Who Won The Overland Campaign?
Last night Gary Gallagher addressed the Charlottesville Civil War Roundtable. His topic was the Overland Campaign and the more specific question of which side could claim to have come out ahead by the beginning of the siege of Petersburg. Gary has been a guest every year, even going back to when he was teaching at Penn State before he moved to Charlottesville and the University of Virginia. Not surprisingly he gets a large turnout every year. I’ve read most of Gallagher’s scholarship and am rarely surprised by his topics or conclusions. I enjoy watching him engage the audience and the chance to share what many of us know to be his great passion in life. He’s got a real knack for combining a serious interest in the war with an entertaining speaking style. His criticisms are typically couched in a dry, but serious wit. At the beginning of his talk he criticized his own colleagues in the academy who teach or study the war without any reference to the military side. Most of the audience enjoyed this little swipe at the academy, but Gary was quick to counter with the fact that most of the people in the audience study nothing but the battles and have little or no appreciation for the broader issues. "Somewhere between both of these approaches," Gallagher concluded "is where the real Civil War resides."
I am not going to go through Gallagher’s full presentation; those of you familiar with his books and edited collections know where he stands in terms of the broad outline. While he admitted that it is easy to conclude that both armies had reasons to be optimistic about the way the campaign evolved, Gallagher seemed to tip his hat to Lee and the Army of Northern Virginia. And the main factors involved had to do with the campaign’s political ramifications. Gallagher argued that morale was actually higher in the Army of Northern Virginia at the beginning of the Petersburg Campaign compared with the Army of the Potomac. Based on my reading of the manuscript and other primary sources in reference to the Crater I have to agree. I was very surprised by how Confederates and those on the home front responded to the Confederate victory on July 30, 1864. It rallied both soldiers and citizens around the belief that Grant’s army could be dealt with successfully at least until the fall elections. And the presence of black soldiers reinforced for many white Southerners just what defeat would involve. Gallagher was careful to emphasize the steps that the Democrats and "Copperheads" took to win the presidential election. I highly recommend Jennifer Weber’s new study of the Copperheads. She argues persuasively that we have not fully appreciated their growing influence in the North and especially in states like Indiana as the Overland Campaign and engagements around Petersburg left horrendous casualties and a sense that the war was not close to being won. The Copperheads exercised tight control on the Democratic Party platform which was formulated in August 1864 and even managed to get one of their own on the ticket with McClellan. Weber does point out that the Copperheads’ fatal flaw was in never presenting a reasonable alternative to seeing the war to a successful conclusion through military means; they failed to answer important questions about the legality of secession and emancipation (slavery). This oversight alienated most of the soldiers in the army and guaranteed their support for Lincoln and even led to violence against individual Copperheads while on leave.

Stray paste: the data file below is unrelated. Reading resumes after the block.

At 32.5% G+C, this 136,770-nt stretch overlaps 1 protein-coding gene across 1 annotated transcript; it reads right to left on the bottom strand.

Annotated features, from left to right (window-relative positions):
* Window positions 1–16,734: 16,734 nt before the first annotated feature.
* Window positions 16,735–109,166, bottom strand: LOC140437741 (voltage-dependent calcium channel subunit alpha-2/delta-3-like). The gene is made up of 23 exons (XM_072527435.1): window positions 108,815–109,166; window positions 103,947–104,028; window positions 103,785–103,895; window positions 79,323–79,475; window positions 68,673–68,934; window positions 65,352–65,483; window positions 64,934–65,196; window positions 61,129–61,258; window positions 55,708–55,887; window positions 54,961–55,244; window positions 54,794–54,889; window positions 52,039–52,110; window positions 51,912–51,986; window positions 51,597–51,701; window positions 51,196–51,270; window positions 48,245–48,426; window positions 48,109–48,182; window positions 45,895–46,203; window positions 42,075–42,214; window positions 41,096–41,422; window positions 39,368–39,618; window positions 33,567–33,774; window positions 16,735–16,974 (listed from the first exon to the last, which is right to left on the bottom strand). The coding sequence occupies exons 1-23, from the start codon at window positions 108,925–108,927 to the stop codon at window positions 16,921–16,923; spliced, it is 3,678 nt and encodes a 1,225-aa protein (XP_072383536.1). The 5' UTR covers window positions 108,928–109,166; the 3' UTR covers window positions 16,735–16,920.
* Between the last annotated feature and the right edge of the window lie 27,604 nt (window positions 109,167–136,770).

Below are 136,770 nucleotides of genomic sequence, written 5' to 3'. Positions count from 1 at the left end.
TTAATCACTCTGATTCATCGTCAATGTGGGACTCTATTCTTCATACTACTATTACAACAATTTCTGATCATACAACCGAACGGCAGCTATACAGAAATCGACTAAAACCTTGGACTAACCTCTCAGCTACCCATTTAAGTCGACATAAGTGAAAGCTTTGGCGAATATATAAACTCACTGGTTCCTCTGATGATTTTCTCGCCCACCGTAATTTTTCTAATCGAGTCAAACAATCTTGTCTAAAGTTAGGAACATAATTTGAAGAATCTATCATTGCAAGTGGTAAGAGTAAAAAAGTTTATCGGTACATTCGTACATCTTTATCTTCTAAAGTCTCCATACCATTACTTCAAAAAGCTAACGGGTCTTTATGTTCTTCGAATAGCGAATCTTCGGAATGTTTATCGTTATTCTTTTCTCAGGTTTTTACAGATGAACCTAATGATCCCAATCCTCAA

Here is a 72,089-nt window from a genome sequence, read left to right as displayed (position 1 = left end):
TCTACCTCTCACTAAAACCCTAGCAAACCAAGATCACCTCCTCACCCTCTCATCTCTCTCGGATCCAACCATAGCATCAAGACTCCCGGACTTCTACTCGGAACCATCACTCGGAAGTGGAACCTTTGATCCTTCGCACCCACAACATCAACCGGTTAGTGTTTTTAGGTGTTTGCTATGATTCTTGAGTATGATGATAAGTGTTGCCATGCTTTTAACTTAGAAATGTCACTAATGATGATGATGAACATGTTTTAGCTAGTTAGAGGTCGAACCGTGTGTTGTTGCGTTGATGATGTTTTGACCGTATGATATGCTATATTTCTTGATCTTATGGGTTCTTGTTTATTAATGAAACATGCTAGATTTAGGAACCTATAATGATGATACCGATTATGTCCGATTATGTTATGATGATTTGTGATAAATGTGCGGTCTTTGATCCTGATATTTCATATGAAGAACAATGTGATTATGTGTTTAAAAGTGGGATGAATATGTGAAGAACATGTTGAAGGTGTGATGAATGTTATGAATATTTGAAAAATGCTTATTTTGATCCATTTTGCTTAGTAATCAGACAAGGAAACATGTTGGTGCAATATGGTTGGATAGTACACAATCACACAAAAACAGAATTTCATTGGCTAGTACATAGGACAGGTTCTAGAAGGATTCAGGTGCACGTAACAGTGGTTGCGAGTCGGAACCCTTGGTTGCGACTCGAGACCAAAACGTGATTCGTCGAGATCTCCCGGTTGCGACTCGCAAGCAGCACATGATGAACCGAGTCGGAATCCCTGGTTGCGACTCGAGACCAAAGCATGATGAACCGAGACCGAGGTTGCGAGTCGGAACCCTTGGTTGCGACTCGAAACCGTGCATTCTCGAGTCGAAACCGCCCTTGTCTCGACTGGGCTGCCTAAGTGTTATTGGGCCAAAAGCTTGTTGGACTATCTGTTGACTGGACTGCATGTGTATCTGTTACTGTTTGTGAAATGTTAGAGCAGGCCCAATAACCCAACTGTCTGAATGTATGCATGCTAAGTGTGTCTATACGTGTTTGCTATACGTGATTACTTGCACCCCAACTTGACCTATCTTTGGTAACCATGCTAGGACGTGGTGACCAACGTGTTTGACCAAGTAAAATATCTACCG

What I was most struck by was the sharp change in public opinion regarding the Democrats following Sherman’s capture of Atlanta in early September 1864. Support or interest doesn’t gradually decline, it disappeared throughout much of the country. Gallagher compared this sharp shift with the summer of 1862 and Lee’s successful defense of Richmond and offensive that culminated at Antietam. It is clear to me that the fighting around Petersburg did not guarantee Lincoln’s re-election; in fact it threatened it. It was the capture of Atlanta that brought about the dramatic change in the political climate of the North which guaranteed Lincoln’s re-election. A good case can indeed be made that as late as mid-August 1864 Lee and the Army of Northern Virginia had the advantage.